WST 315b Sexual Histories, Lesbian Stories
Tuesday 3:00-4:50 p.m., Thursday 3:00-5:00 p.m.
Marilyn Schuster

In this seminar we will focus on three moments in twentieth-century gay and lesbian history: the publication and trial of Radclyffe Hall's The Well of Loneliness in 1928, the post World War II homophile movement in the U.S. in the 1950s (particularly the Daughters of Bilitis and The Ladder), and the intersections between the women's movement and the gay and lesbian movement from Stonewall (1969) through the 1970s in North America. We will study medical, scientific, legal, political and historical narratives as well as fiction produced by lesbian and bisexual women at these three moments. What contradictions and continuities mark the expression and social control of female sexualities that were considered transgressive at different moments and in different cultural contexts? Whose stories get told? How are they read? How can the multiple narratives of control, resistance and cultural expression be useful to us in the twenty-first century? Writers such as Radclyffe Hall, Virginia Woolf, Colette, Natalie Clifford Barney, Nella Larsen, Ann Bannon, Lorraine Hansberry, Jane Rule, Isabel Miller, Ann Shockley, Audre Lorde, Marga Gomez, Rita Mae Brown, Alexis DeVeaux, Cherríe Moraga, Gloria Anzaldúa and Monique Wittig will be considered.

WST 330b Women's Movements, Feminisms and the State
Wednesday 7:30-9:30 p.m.
Gwendolyn Mink

This course examines varied gender-conscious political mobilizations by U.S. women, their ideologies, and their claims; considers the impact of feminist political thinking about citizenship and social inequality on movement goals and achievements; analyzes racialized gender dynamics in feminist politics and racialized gender consequences of various ideologies and claims.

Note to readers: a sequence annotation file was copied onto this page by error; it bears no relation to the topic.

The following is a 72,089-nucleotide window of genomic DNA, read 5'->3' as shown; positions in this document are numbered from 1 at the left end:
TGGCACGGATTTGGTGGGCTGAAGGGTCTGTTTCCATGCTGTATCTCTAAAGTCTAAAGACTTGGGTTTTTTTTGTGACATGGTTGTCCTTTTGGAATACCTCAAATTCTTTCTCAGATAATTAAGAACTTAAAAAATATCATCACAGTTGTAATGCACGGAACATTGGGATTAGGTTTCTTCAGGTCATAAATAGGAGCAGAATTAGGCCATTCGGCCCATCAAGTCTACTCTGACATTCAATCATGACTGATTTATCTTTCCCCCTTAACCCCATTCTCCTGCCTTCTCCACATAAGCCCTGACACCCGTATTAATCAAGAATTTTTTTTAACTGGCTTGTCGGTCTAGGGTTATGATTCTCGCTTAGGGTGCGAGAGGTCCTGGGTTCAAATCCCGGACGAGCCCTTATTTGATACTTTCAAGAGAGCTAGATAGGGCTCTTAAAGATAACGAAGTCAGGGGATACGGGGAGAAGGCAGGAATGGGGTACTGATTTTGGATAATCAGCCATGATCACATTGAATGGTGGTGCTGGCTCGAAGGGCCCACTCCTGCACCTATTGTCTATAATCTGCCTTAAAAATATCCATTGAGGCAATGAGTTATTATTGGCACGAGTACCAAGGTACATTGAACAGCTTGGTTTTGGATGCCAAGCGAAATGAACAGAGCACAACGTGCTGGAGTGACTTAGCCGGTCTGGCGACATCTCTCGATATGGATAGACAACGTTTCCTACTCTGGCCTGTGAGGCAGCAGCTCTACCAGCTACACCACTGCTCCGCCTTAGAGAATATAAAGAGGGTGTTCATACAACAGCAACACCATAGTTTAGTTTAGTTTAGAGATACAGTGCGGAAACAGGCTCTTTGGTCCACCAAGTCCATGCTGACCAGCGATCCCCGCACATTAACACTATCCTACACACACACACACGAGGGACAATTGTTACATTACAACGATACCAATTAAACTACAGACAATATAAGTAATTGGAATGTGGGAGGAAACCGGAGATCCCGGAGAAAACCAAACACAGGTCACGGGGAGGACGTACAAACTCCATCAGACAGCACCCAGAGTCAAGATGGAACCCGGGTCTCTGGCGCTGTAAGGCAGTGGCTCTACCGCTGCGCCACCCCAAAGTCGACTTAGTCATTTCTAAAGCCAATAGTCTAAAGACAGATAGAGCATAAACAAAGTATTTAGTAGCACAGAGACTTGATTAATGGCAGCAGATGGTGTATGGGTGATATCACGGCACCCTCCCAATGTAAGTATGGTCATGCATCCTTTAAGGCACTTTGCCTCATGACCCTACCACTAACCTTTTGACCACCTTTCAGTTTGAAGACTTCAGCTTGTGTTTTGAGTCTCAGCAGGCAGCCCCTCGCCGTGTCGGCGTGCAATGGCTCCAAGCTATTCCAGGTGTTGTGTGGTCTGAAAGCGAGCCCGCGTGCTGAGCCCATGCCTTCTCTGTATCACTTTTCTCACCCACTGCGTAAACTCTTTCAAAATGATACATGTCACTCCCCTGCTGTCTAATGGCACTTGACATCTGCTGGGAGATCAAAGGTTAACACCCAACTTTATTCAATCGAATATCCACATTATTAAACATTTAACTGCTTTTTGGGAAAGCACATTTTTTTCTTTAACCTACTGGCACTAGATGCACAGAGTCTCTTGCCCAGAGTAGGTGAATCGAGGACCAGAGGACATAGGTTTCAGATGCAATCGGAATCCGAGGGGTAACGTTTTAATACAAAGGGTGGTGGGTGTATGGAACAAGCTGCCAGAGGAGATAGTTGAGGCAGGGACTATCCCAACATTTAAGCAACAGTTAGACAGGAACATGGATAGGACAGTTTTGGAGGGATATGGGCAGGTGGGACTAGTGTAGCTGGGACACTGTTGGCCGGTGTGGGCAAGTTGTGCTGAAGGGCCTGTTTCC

WST 335b Women, Struggle and Resistance in Africa, Asia, Latin America & the Middle East
Thursday 3:00-4:50 p.m.
Kum-Kum Bhavnani

This seminar aims to introduce students to key issues that form a focus for women's situations and struggles in the Third World. We will also ask students to reflect on the relationship between women in industrialized countries and those in the Third World. The course will draw upon readings, videos, films and case studies to form the basis of classroom discussion.

AAS 366 Contemporary Topics in Afro-American Studies: Womanist/Feminist Thought
Paula Giddings

Because women of African descent stand squarely at the intersection of race, class, gender and sexuality, courses which focus on them also speak to wider understandings of how race--black and non-black; gender--women and men; sexuality--gay/queer and heterosexual, shape academic discourse and our everyday lives. This interdisciplinary course will provide a historical overview of womanist/feminist thought--with the experience of African-American women at its center. The course will be organized around three major frameworks that have at once shaped womanist/feminist thought, and suppressed it: the perception of black women's sexuality in Western thought; the privileging of race over gender in activist discourse; and the role of gender in nationalist movements. Permission of the instructor required.

AMS 221 Women's History Through Documentary
Tuesday, Thursday 1:00-2:50 p.m.
Joyce Follet

The course surveys U.S. women's history from the colonial period to the present as depicted in documentaries. The class proceeds along two lines of inquiry, content and form. Through screenings of historical documentaries supplemented by lectures, readings, and discussion, the course moves chronologically through an examination of major themes in women's experience: family, community, work, sexuality, and politics. At the same time, the class develops a critical assessment of documentary as a form, with attention to its effectiveness in portraying the past, its importance as a source of history for the general public, and the funding and political constraints on its production and distribution.